Over 16,000 patrols since Dog Fouling Initiative commenced in Derry & Strabane
Over 16,000 patrols have been carried out by dog wardens since the Dog Fouling Initiative was introduced to deal with the ongoing matter of dog waste in the City and District.
Members of Derry & Strabane Health and Community Committee received a report updating them on the Dog Control Service.
The initiative saw council employ additional staff to patrol problem areas with the number of instances of dog foul recorded during the second phase of the initiative showing a downward trend.
Out of the 26 dog fouling offences observed, most were due to dog walkers not carrying dog foul bags. There were no instances of dog walkers refusing to clean up after their dog when offered a dog foul bag. Dog foul bags were offered to 5,065 dog walkers to help reinforce the message that the dog owners should always carry bags in case their dog fouls.
The report noted: ‘Casual staff within the Leisure Services section have been undertaking patrols since February, however, the operational hours have been reduced with more targeted patrols carried out from May to reduce costs.
‘The staff resource costs associated with the dog fouling initiative have ranged between £20,000 and £25,000 per month.
‘It is anticipated that the pilot will finish at the end of June to enable staff to return to their substantive roles.’
DUP Alderman Maurice Devenney was disappointed there were only four enforcements for fouling were noted.
“If we are honest, if that’s all the number we can get, then we are failing our citizens who constantly ring us and contact us in relation to dog fouling. I don’t know where we can go with this.”
Former Mayor SDLP Councillor Brian Tierney, who introduced the initiative defended the work the team of wardens carried out.
“During my time as Mayor I was in every DEA across this council District with the dog wardens and I can tell you it’s a difficult job those guys are doing.
“Whilst it is a big issue, we have to remember there is a small team of dog wardens and they can’t be everywhere.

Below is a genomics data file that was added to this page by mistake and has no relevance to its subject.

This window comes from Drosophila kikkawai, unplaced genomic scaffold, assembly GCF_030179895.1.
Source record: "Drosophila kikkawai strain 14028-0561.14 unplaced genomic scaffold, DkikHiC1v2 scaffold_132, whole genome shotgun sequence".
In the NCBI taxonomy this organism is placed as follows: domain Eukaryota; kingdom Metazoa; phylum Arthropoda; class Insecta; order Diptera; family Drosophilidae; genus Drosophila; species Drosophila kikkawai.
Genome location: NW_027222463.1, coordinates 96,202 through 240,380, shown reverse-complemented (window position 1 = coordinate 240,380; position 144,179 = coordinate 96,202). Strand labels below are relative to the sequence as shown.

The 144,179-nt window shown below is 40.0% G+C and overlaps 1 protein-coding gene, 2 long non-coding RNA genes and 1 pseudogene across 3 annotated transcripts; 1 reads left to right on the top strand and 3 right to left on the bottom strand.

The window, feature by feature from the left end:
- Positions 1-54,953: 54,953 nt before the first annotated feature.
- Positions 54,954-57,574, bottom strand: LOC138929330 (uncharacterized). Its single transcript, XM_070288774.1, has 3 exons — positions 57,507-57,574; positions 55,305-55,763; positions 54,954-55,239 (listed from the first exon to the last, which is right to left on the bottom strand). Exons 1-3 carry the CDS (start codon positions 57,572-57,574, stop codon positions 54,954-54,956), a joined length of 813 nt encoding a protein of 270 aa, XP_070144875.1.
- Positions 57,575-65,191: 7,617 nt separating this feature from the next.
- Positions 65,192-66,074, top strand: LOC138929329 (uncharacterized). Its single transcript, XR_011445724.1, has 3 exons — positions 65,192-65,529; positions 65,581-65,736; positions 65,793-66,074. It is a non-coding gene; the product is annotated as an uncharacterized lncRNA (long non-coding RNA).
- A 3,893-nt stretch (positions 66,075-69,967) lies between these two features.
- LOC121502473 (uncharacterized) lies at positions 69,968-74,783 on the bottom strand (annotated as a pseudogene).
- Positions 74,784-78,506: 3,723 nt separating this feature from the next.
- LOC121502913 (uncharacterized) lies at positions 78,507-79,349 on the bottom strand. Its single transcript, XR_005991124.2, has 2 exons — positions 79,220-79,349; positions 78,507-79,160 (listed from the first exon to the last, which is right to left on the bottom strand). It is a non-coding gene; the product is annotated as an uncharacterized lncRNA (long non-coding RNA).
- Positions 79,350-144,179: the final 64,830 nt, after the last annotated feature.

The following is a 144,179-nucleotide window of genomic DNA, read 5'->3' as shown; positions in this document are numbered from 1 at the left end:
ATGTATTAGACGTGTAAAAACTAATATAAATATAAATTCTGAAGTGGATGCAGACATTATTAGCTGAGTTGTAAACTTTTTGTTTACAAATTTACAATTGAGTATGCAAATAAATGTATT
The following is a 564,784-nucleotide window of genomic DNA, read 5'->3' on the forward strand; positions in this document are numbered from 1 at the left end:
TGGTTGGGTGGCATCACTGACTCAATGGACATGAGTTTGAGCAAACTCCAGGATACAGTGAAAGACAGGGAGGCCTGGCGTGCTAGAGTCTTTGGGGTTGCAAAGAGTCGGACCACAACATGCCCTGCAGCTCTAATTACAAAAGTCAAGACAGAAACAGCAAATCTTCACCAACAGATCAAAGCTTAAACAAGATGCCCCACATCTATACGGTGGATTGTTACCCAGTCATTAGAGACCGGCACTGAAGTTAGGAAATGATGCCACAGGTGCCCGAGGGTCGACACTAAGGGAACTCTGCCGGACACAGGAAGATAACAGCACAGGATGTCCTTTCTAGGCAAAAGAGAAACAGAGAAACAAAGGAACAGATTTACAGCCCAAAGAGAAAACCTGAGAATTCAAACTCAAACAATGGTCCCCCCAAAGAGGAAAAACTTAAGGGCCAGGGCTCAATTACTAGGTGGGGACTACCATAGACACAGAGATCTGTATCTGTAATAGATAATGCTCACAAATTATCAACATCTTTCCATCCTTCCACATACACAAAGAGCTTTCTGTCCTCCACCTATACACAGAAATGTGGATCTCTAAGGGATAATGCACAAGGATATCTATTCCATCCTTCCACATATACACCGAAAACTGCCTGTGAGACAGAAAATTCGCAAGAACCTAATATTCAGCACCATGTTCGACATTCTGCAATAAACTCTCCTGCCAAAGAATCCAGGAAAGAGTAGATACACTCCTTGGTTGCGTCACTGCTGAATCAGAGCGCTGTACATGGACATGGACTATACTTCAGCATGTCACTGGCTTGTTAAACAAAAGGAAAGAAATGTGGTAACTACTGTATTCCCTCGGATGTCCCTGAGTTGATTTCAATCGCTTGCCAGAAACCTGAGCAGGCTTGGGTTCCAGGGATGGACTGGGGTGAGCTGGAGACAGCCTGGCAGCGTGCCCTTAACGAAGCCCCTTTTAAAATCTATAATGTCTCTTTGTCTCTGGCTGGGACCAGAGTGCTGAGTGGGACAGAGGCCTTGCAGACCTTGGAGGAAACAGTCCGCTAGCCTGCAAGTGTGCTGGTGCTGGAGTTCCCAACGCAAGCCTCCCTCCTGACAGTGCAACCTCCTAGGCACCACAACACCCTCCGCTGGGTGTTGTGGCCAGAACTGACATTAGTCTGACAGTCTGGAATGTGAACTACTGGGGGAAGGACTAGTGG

“It’s really about being in the right place at exactly the right time to make sure these penalty notices are issued. Failing that we need members of the public to come forward, then stand over and take it to the very bitter end until the notices are issued. It may only be four, it’s still a difficult job for the dog wardens.”
Seamus Donaghy, Head of Health and Community Wellbeing explained: “We continue to promote responsible dog ownership and we do have a zero-tolerance enforcement policy but we do need to witness the offence to issue a fixed penalty notice and or take prosecution.
“There’s two ways of doing that – either the dog wardens witness the offence or members of the public who witness the offence complete a witness statement and we can take action based on that.
“We have a small team of dog wardens, we did anticipate there would be a lot more fixed penalties issued based on the additional patrols and there were 16,000 patrols in the last couple of months, but that just proves you have to witness the offence and those members of staff didn’t witness many offences so it’s going to be very difficult irrespective of the number of staff on the ground.”
Mr Donaghy also informed Members the initiative will be scaled back at the end of this month.
“We felt the survey gave us enough data and information to help improve the service,” he said. “We are also mindful in terms of the recovery of other council services and the need to facilitate staff to go back to their previous role but obviously we can keep that under review.”
From April 2020 to March 2021 eight fixed penalties were issued for having no licence and 15 for straying.
The Dog Control Service has dealt with 1,347 complaints with regards to strays, they issued 5,438 warning letters, issued 8,203 licences and dealt with 32 dog attacks.
Since the introduction of the new Dog Control Orders from May 5 2021 council dog control staff have proactively approached 1,492 dog walkers and advised them of the new controls in place throughout the council area, however there were 20 instances when dog walkers took their dogs onto areas that dogs are excluded from including football pitches and play parks.
The Council continues to work cross-departmentally to tackle the issues of irresponsible dog ownership.
By Gillian Anderson
Local Democracy Reporter